Jack Smith References Slain Catholic Saint In Trump Court Filing: Report


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Special counsel Jack Smith made a reference to himself and a Catholic saint in documents filed in a Washington, D.C., courtroom last week as he continues to pursue a gag order against former President Donald Trump.

According to the New York Sun, Smith compared himself to Thomas à Becket, the Archbishop of Canterbury who was murdered in his own cathedral roughly a thousand years ago, in his filing with the District of Columbia Circuit of the United States Court of Appeals.

“Two years after the priest was murdered, he was canonized by Pope Alexander III,” The Sun reported, adding that he was killed by England’s king at the time, Henry II, who disagreed with Becket’s church teachings and prerogatives.

In other words, he didn’t like what the priest was saying, and as such, four knights rode to Canterbury to kill Becket after the king offhandedly asked in his royal court, “Will no one rid me of this meddlesome priest?”

Harvard Prof. James Simpson told the Sun that the “citation of Henry II is perfect —  it’s the locus classicus for indirect orders: an ostensibly innocent interrogative masking an imperative.” He added that it is “time to remember the power of words and time to remember Henry II.”


The Sun added:

Yet Mr. Smith offers the court fear rather than facts. By linking Henry’s question to Mr. Trump’s heated rhetoric — yesterday, the former president speculated that the special counsel will end up in a mental Institution “by the time my next term as President is successfully completed” — Mr. Smith aims to persuade the D.C. Circuit to ratify Judge Tanya Chutkan’s gag order, which is stayed pending this appeal.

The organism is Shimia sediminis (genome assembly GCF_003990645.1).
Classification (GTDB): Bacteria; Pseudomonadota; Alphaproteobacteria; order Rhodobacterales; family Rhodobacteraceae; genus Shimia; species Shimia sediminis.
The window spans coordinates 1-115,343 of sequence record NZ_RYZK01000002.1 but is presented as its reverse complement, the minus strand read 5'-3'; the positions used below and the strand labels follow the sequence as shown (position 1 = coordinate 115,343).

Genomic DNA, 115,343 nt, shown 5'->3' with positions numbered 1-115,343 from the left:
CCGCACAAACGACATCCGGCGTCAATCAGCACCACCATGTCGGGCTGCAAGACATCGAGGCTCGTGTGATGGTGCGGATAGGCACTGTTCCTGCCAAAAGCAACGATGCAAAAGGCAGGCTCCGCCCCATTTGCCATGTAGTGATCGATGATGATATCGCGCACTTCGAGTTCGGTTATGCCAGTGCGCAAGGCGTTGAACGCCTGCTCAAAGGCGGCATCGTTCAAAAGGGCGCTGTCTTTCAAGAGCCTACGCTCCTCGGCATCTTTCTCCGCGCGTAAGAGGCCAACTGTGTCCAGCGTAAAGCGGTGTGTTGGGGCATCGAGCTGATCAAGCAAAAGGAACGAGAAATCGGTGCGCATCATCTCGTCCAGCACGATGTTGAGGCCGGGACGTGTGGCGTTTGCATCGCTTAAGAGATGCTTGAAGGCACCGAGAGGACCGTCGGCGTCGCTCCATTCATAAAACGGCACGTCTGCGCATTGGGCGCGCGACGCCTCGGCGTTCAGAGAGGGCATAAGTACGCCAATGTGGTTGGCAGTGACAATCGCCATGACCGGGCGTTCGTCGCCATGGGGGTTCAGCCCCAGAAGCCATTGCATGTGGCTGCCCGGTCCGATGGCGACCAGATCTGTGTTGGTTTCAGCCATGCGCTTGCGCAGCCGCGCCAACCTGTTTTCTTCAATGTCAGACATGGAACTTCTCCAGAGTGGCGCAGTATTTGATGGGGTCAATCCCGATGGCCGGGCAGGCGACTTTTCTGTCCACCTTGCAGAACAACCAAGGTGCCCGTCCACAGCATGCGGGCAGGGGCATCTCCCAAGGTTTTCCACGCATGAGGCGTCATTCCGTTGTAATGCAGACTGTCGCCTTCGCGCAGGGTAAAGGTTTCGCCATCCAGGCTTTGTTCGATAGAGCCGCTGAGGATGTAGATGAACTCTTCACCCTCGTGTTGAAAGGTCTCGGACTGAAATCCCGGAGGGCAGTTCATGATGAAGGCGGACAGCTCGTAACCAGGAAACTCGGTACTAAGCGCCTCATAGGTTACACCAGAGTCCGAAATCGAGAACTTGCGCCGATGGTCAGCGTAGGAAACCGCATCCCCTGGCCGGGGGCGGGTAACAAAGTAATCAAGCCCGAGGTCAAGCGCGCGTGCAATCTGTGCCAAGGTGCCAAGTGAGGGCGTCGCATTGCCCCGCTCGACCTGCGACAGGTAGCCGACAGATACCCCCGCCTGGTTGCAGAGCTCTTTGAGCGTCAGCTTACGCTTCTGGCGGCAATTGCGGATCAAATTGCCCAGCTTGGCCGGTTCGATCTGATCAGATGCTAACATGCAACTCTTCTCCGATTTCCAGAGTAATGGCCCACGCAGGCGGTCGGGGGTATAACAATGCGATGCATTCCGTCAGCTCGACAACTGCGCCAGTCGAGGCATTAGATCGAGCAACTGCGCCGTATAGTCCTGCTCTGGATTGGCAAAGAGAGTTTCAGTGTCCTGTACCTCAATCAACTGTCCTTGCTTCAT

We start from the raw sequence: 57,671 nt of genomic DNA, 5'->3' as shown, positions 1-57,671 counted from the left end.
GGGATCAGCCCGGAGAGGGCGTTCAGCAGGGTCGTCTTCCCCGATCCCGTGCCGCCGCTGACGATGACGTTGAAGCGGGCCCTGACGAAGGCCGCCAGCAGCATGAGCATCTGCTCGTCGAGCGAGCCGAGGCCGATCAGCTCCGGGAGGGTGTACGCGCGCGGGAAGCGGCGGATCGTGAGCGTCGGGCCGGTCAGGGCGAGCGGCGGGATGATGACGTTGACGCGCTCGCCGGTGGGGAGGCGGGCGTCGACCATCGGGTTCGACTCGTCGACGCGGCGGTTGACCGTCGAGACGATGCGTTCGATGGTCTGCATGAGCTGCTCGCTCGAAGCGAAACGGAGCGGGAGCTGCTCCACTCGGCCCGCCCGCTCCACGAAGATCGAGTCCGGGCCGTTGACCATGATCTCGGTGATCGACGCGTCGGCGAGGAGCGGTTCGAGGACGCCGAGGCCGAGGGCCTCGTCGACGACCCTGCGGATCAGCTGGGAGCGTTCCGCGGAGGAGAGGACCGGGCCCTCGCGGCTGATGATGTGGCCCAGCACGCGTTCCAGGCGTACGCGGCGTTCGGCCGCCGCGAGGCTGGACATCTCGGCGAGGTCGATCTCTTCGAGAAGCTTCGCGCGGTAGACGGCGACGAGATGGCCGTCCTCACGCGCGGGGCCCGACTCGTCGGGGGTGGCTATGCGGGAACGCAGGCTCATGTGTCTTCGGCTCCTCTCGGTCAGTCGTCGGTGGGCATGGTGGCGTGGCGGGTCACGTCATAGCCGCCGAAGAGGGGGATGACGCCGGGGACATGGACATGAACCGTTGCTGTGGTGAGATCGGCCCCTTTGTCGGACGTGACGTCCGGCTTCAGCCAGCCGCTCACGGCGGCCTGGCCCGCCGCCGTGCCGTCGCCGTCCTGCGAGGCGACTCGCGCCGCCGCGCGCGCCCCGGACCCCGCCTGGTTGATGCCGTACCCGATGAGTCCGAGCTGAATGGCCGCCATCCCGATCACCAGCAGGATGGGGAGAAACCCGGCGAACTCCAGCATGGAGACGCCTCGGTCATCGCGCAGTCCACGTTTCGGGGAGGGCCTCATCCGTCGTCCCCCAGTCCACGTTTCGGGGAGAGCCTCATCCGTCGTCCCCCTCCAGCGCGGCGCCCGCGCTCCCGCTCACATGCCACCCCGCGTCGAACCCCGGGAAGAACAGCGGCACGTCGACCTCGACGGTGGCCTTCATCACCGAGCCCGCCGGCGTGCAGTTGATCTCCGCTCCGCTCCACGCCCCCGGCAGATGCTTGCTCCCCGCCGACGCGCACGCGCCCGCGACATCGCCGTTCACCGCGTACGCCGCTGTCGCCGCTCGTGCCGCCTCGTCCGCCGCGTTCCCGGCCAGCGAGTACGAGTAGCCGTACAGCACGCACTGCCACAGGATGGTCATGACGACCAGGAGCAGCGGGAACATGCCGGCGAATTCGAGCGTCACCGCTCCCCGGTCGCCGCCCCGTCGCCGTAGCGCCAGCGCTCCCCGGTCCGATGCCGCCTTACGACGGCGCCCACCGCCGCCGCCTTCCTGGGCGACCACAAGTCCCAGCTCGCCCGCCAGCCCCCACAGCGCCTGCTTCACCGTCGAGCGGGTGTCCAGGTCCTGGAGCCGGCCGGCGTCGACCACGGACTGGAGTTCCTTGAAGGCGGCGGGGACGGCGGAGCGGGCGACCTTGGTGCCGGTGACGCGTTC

Trump has taken advantage of the temporary pause in Chutkan’s order, calling Smith “deranged” and a “Trump-hating prosecutor” at a rally last week, The Sun noted.

“Repeated attacks are often understood as a signal to act—just as King Henry II’s remark, ‘Will no one rid me of this meddlesome priest?’ resulted in Thomas à Becket’s murder,” the filing submitted by Smith and five of his Justice Department attorneys argued, per Newsweek, which added:

Smith is leading the prosecution case in Trump’s election interference case and is a frequent target of the former president at campaign rallies.


In their filing on Tuesday, the prosecutors ask the appeal court to reimpose a gag order that was placed on Trump by Tanya Chutkan, the U.S. district judge in Washington D.C. overseeing Trump’s election interference case.

“There has never been a criminal case in which a court has granted a defendant an unfettered right to try his case in the media, malign the prosecutor and his family, and…target specific witnesses with attacks on their character and credibility,” Smith’s team argued.

The filing also claimed that Chutkan’s gag order was “well-supported factual findings, narrowly tailored to advance a compelling interest, and more than sufficiently clear to provide the defendant with fair notice of how to conduct himself.”

“In particular, the Order leaves the defendant free to do virtually everything that he has claimed, throughout the litigation, that he must be able to do to run for office while defending himself in court,” the prosecutors wrote. “And the distinctions it draws between criticizing the policies of a political rival or describing the prosecution as politically motivated, on the one hand, and targeting trial participants or their expected trial testimony, on the other, is readily comprehensible. The Order should be affirmed.”


“The defendant has recently resumed targeting the Special Counsel’s family while the order has been administratively stayed,” they added.

The appellate court will hear oral arguments in the matter this week, the outlet continued. In a brief last week, Trump’s legal team told the appeals court that Chutkan’s gag order had been “sweepingly overbroad.”

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